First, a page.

If you have a Flash Builder Standard license, chances are good that you’re lamenting the lack of FlexUnit support. You can run your tests from the command line but then you lose debugging and an integrated results display. You could add a second Application to your project to embed a test runner but due to an annoying bug in Flash Builder, this application file needs to be in your main source folder or else it can’t be added as a run configuration. I set out to find a new solution with the following in mind:
- I want all test-related code to stay in the test sources folder. (src/test/flex since I’m using Maven)
- I want a visual test runner to display which tests/failed passed, give timing information, stack traces, etc.
- The tests must work as-is when committed and run through flexmojos on a CI machine (e.g. Jenkins)
- Debugging support through Flash Builder must be available when running the tests locally.
Anyone who uses actionscript reflection in non-trivial cases will eventually run into this problem: The is operator only works on instances. For example:
var obj:Object = new Panel();
trace(obj is Panel); //true
trace(obj is UIComponent); //true
trace(obj is Object); //true
trace(obj is IInvalidating); //true
trace(obj is CheckBox); //false
var cls:Class = Panel;
trace(cls is Panel); //false
trace(cls is UIComponent); //false
trace(cls is Object); //true
trace(cls is IInvalidating); //false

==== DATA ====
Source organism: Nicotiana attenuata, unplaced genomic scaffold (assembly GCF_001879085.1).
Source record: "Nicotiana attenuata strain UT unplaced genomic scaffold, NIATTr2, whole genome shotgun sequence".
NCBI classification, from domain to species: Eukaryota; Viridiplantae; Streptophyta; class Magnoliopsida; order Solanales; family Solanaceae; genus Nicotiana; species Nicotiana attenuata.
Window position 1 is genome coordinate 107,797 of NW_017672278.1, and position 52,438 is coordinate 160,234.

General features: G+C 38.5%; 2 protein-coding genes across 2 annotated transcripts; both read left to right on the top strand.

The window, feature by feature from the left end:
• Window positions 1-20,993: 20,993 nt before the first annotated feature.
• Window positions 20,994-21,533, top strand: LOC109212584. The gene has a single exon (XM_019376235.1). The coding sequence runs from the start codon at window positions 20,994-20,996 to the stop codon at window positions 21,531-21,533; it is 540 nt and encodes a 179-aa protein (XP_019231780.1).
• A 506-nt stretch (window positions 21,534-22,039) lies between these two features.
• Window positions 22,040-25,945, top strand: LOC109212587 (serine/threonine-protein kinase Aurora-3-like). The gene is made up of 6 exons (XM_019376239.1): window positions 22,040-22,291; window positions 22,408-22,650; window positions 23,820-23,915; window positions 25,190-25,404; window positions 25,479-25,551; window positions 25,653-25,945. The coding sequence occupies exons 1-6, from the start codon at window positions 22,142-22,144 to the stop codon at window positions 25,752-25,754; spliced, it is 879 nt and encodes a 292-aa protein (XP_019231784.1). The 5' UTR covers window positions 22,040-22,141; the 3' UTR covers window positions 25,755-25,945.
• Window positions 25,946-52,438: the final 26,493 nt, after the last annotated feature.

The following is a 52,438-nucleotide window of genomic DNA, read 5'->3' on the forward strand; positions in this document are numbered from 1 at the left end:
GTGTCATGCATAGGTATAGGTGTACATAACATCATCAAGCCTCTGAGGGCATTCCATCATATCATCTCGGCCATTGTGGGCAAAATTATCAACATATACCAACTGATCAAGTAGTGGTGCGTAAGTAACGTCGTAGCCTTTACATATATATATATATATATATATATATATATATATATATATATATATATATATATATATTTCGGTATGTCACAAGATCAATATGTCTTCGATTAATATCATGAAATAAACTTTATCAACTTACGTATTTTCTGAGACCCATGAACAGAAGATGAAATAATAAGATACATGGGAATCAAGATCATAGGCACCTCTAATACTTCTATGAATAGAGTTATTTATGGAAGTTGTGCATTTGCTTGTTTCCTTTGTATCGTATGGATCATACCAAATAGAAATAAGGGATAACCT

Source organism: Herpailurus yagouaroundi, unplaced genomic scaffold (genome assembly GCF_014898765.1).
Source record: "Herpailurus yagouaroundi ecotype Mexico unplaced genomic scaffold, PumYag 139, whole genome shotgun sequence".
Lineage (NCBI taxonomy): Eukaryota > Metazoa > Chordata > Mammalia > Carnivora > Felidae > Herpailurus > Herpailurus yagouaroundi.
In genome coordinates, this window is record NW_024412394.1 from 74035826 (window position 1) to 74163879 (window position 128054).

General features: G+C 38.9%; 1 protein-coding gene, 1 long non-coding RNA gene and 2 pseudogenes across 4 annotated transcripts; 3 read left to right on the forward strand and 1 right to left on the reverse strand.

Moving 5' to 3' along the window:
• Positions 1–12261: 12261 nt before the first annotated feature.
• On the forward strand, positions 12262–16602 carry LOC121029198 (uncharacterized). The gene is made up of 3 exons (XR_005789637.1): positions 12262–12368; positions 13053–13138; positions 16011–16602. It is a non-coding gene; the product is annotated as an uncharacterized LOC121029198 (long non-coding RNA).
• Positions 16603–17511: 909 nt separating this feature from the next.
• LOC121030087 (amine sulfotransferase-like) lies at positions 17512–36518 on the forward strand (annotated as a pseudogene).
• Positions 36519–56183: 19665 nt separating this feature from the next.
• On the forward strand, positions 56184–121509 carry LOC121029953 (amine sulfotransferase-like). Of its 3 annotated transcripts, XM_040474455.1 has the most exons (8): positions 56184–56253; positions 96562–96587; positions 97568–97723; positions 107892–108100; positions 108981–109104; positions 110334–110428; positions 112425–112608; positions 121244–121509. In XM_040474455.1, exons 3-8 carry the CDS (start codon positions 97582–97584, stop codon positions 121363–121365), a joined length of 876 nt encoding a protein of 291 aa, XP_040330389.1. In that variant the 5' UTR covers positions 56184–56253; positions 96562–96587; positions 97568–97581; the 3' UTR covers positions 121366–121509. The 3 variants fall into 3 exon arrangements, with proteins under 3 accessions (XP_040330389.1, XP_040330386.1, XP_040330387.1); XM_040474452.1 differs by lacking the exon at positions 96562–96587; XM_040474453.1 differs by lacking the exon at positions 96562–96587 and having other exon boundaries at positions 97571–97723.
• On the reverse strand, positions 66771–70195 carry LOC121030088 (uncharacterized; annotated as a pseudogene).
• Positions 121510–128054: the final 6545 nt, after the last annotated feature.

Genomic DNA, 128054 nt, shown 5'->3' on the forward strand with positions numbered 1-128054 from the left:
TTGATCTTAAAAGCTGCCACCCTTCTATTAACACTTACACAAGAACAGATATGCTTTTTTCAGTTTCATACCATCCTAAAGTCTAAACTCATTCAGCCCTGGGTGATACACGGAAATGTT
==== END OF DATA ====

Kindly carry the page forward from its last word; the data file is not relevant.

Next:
trace(cls is CheckBox); //false
This behavior is expected, but not very useful. Since
cls is actually an instance of the Class class, we are actually checking whether the Class class inherits from each of those 5 things. Since Class only extends Object, that’s the only one that’s true.
What happens if you only have a Class object and you need to check if it’s the subclass of another Class?
The Flex LineChart control has a feature to display pop-up “data tips” when the user hovers near a data point in the chart. These are basically just tooltips with information about the x and y values at the given point. Unfortunately, Flex offers little in the way of customizing when and how these data tips display. For example, the following is a LineChart using the horizontal-step style:
In a horizontal step chart, a line is drawn horizontally to the right of each data point, and vertically at each change in value. The circles around each data point indicate the area where hovering the mouse would produce a data tip. No other areas on the chart produce a data tip and this can be slightly confusing. The user might wonder why they can’t hover at other bends in the line to see the current value. Other users might want to simply hover anywhere along the line.